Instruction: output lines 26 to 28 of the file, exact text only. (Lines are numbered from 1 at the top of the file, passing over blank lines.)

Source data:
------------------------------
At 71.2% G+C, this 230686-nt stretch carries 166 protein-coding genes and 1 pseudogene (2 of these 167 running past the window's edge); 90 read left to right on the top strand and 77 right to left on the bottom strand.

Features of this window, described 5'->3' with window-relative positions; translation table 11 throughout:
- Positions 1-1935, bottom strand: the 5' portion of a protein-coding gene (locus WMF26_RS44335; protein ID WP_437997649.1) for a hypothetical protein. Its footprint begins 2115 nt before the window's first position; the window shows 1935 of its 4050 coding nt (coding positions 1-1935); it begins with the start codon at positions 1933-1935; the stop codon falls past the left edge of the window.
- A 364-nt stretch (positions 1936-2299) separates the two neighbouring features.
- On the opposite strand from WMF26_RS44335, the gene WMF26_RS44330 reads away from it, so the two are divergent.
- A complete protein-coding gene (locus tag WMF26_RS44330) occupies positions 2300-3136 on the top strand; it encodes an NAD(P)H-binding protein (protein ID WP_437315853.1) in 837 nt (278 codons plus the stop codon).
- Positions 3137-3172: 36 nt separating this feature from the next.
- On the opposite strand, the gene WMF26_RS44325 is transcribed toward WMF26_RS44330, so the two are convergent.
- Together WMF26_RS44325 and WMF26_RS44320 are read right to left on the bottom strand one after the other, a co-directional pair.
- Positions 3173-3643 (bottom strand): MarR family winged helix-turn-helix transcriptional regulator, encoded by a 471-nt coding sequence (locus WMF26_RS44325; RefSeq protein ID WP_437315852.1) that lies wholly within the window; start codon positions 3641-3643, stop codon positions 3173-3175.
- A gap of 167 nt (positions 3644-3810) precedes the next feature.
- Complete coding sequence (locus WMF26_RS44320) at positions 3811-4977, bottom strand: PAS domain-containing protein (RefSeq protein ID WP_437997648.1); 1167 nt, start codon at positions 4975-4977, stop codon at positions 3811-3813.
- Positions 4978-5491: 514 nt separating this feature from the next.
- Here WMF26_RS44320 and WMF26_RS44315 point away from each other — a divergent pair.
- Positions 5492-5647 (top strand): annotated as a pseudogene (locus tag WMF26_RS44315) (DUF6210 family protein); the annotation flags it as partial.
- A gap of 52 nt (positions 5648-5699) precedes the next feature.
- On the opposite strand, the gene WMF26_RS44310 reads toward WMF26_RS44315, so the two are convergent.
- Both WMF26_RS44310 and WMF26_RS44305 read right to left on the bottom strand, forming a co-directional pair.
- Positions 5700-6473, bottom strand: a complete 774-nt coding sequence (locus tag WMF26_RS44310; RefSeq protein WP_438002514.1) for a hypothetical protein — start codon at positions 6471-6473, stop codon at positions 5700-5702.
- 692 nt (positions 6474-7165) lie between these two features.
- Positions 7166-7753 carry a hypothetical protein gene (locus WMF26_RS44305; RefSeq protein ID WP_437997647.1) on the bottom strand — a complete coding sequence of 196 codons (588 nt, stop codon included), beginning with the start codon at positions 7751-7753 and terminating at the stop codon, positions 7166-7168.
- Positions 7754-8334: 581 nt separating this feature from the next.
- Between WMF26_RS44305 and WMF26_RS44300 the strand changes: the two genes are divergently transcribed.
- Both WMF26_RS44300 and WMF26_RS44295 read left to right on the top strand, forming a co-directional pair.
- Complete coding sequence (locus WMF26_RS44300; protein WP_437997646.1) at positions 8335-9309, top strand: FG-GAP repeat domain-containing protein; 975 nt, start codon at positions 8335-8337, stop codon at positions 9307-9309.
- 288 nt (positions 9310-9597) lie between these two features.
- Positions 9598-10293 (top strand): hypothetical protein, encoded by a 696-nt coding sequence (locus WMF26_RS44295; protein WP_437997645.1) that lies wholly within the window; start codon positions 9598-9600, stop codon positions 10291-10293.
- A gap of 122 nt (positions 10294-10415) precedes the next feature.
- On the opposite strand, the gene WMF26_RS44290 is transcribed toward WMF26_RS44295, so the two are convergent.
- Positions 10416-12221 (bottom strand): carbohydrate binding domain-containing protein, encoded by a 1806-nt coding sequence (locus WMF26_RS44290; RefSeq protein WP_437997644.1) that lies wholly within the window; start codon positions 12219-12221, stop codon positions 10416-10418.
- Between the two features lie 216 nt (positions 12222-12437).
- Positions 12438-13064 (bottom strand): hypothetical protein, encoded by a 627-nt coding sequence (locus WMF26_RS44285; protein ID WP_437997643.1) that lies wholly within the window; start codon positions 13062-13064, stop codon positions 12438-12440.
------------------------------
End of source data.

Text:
- 288 nt (positions 9310-9597) lie between these two features.
- Positions 9598-10293 (top strand): hypothetical protein, encoded by a 696-nt coding sequence (locus WMF26_RS44295; protein WP_437997645.1) that lies wholly within the window; start codon positions 9598-9600, stop codon positions 10291-10293.
- A gap of 122 nt (positions 10294-10415) precedes the next feature.